• Oct 21st 2009 at 11:58AM
  • 13

Suzusho Supasse-V - Click above for high-res image gallery

The concept behind the Suzusho Supasse-V is a good one. Take a lightweight chassis, a Le Mans-inspired body, then stuff it with the turbocharged 2.3-liter inline-4 from the Mazdaspeed3 and a 6-speed transmission. How can that go wrong? Well, we wouldn't say the Supasse-V is a failed attempt at the formula, but it fell short of our expectations from when we first learned about the car a few weeks ago.

In person the Supasse-V looks like...well...a kit car. We don't know why this is a surprise, since Suzusho specializes in Lotus 7 replicas, but the car actually looked pretty good in pictures. Up close we couldn't help but notice the awkwardly shaped and oversized wheel wells or the dated headlight design that always seems to come with kit cars. The interior is spartan but purposeful and reminds us of a Lotus Elise, which isn't necessarily a bad thing. Still, the Supasse-V is far short of cars like the relatively polished Rossion Q1. Check out all the details for yourself in the high-res gallery below.

Photos copyright ©2009 Drew Phillips / Weblogs, Inc.

Press Release:

Supasse V - Tokyo Motor Show 2009

This is the second car show of extremely high performance closed sports car Supasse V. Director Toshio Suzuki was a Racing driver. He and his two sons and his professional staff has been to designing and manufacturing sports car using 3D CAD systems for many years. The monocoque chassis and the suspension is designed by Suzusho. The rear sub frame is bolt on and is easily replaceable. The Suppasse-V is the closest thing on the road that is equal to a competitive racing car which, can be seen at Le-mans and many other circuits. The Body is shaped and designed by the famous Kenji Mimura, who is well known for Dome Zero and Le-mans cars in Japan. We are very pleased to present to you with satisfaction the Supasse V.


Length 3,873mm
Width 1,953mm
Height 1,160mm
Wheel Base 2,447mm
Track Fr/Rr 1,540mm / 1,550mm
Road Clearance 95mm
Weight 850Kg
Chassis Alminium twin tube monocoque , Steel tube sub frame
Body FRP
Engine L3-VDT
Power 2,260cc 264PS/5500 rpm
Transmission 6 speed manual
Suspension Fr/Rr Double wishbone push-rod dumpers
Brake Fr/Rr 4pod ventilated disc / Single pot solid disc
Tyre size Fr/Rr 245/35-18 / 265/35-18
Wheel size Fr/Rr 8.5J/18 / 9.5J/18

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    • 1 Second Ago
      • 5 Years Ago
      The 1960s called. They want their POS back.
      • 5 Years Ago
      Shift knob and shift boot are from the Mazdaspeed3 as well...
      • 5 Years Ago
      reminds me a teeny, tiny bit of the Yamaha OX99-11
      • 5 Years Ago
      Surely you mean "Tokyo 2009: Suzusho Supasse-V strives to be a Daytona Prototype racer for the road" because this is a far cry from Le Mans inspired.
      • 5 Years Ago
      They couldn't even put the Tac in right?
        • 5 Years Ago
        Yes, I was kidding. However, I didn't know the reasoning behind doing it that way. Thanks!
        • 5 Years Ago
        are you kidding, or not?

        Many race cars do that. Because most drivers have more to pay attention to than the numbers, and they drive by needle-position.

        The needle starts at the bottom, and winds clockwise. PLUS, as it approaches the meat of the RPM band, and the shift points... the needle is pointing somewhere between 9 and 12-o'clock positions... rather than more toward the 2-o'clock position, where the needle would be obscured by the small steering wheel, and possibly the driver's hand.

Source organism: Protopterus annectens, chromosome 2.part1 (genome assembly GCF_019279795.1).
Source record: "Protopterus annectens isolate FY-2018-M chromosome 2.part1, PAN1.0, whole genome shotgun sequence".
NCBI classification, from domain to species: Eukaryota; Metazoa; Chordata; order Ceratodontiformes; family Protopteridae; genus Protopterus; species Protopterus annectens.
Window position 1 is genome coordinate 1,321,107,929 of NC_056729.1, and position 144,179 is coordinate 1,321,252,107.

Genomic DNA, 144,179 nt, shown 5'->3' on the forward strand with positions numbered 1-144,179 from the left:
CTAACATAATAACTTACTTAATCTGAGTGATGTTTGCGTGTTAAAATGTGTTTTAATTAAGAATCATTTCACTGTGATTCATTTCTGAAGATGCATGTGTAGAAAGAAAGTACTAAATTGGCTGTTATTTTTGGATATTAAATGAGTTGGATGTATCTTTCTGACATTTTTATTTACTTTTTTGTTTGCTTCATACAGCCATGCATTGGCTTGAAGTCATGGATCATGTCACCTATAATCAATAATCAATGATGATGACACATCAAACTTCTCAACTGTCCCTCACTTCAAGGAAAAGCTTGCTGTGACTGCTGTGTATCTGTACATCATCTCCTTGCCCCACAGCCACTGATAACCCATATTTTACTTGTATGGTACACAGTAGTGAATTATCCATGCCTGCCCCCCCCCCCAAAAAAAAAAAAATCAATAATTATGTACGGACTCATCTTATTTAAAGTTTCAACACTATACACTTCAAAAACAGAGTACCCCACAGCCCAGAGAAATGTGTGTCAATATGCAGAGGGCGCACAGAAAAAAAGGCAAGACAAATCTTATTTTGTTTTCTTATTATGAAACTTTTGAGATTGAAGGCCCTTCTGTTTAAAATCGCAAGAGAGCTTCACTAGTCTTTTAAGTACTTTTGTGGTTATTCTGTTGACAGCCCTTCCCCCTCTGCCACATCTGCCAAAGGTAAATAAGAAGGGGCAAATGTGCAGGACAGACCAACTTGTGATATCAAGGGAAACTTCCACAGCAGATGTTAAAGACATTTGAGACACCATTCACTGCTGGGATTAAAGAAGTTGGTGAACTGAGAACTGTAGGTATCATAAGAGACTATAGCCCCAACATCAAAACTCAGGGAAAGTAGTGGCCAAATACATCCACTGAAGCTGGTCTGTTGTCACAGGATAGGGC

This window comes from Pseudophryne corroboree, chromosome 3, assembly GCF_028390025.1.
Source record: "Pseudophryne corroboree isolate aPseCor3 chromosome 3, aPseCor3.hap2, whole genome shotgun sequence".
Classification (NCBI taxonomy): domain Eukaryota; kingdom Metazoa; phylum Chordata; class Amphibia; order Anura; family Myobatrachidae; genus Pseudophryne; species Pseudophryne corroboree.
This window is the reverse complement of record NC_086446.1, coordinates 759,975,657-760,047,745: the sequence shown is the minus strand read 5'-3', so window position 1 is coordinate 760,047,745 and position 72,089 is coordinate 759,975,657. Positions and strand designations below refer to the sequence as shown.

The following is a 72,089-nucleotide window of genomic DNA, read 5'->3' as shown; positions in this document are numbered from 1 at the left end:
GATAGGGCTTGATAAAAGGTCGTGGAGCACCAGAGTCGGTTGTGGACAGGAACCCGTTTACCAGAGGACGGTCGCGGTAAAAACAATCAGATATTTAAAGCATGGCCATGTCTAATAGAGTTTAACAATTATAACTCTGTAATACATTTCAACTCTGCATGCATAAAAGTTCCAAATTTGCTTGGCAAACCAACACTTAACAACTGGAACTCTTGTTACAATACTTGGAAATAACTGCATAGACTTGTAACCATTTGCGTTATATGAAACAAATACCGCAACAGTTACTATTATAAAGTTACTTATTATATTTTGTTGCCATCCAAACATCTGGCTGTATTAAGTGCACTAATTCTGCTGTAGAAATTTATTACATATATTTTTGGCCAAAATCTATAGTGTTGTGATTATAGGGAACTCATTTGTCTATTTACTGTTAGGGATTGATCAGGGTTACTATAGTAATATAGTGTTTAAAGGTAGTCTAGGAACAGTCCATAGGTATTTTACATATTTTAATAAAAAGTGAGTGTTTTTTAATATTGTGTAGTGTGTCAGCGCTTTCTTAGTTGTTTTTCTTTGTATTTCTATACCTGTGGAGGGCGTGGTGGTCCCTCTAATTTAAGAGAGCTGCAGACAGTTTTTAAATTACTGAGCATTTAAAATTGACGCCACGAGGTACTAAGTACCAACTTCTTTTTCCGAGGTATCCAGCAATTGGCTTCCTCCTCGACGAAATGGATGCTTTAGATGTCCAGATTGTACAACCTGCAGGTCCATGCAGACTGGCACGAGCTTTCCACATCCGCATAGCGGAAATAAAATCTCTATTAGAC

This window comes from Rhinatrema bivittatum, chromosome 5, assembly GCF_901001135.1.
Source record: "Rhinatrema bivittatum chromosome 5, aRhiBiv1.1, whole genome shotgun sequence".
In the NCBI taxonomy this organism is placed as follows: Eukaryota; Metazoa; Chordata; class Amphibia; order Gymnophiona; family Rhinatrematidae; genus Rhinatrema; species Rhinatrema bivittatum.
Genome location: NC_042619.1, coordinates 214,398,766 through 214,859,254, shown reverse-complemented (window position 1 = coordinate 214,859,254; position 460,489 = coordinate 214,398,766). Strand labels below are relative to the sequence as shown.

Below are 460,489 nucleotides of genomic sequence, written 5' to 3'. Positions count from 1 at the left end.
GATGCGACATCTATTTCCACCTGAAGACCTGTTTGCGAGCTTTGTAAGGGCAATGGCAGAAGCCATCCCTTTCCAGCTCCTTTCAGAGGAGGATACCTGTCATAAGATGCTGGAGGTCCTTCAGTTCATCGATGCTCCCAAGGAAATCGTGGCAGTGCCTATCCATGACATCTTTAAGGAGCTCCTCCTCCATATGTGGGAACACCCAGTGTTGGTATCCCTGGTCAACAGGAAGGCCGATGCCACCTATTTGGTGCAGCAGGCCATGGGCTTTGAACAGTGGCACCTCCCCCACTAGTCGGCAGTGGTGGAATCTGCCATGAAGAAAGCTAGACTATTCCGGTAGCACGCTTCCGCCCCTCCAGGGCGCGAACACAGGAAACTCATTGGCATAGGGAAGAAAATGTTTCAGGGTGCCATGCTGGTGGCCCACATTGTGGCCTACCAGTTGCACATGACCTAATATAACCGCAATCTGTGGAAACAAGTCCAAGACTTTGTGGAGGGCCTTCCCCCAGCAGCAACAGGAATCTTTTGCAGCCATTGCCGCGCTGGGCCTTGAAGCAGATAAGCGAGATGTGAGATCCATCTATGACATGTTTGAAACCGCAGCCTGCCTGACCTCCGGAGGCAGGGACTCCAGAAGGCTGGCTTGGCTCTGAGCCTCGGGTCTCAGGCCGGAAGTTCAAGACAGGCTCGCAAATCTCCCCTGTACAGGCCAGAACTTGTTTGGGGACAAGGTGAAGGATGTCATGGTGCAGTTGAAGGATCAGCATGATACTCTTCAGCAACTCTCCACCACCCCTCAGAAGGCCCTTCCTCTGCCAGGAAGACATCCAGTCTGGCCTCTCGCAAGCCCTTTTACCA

Most tachs aren't made for a 6-oclock zero, most sweep from 8-oclock to 4-oclock positions in normal road cars. So a race car rotates the tach, and the numbers look weird. The tach still shows the information, and shows it inside the steering wheel's viewable area.
      • 5 Years Ago
      I like the design with exception that the B pillar is too big.

      It has a kit car feel maybe because it is very light?

      The application of giant curvy clear headlights with multiple beams and fake jewel-like ornamentation is getting a bit old. Less is more.
        • 5 Years Ago
        Kit car feel comes from the overall cheap plastic type look to it. It is hard to explain, but normally when you see a kit vehicle, it just looks cheap.
      • 5 Years Ago
      Reminds me of a mini Enzo kit car. Might be fun to drive, but that kit car vibe it throws off ruins it for me. For now the Elise is still my favorite in this segment.
      • 5 Years Ago
      I've seen cheaper kit cars that looked better.
      • 5 Years Ago
      Now... if they had built this with a longitudinal version of the engine, and a lateral porsche-style robust gearbox, and styled it to look even slightly like the Mazda Furai race car... THAT would be hot as hell.

      with a longitudinal layout, you could have a Miata block, with the Mazdaspeed 3 DISI head and fuel pump, and a custom turbo layout...

      Or you could have a turbocharged or 3-rotor rotary engine, or a V6, or even an upcoming longitudinal version of the ecoBoost twin turbo DFI V6...

      (Actually, I wonder if the SHO engine and some sort of manual 2WD transverse gearbox would fit in this little thing..... )

      The styling isn't that horrible, and it does look like a kit car due to the depth of the moldings, (the gills and slats don't have a lot of depth to them before they are just open to the airspaces under the body panels.)

      But it is a little to rounded and cutesy... A harder edge, like Furai's styling would have been a home run, even with the same level of molding development.
      • 5 Years Ago
      Unless they used a different turbo, that isn't the best engine for the job. Those stock engines lose significant power past 5500RPMs.
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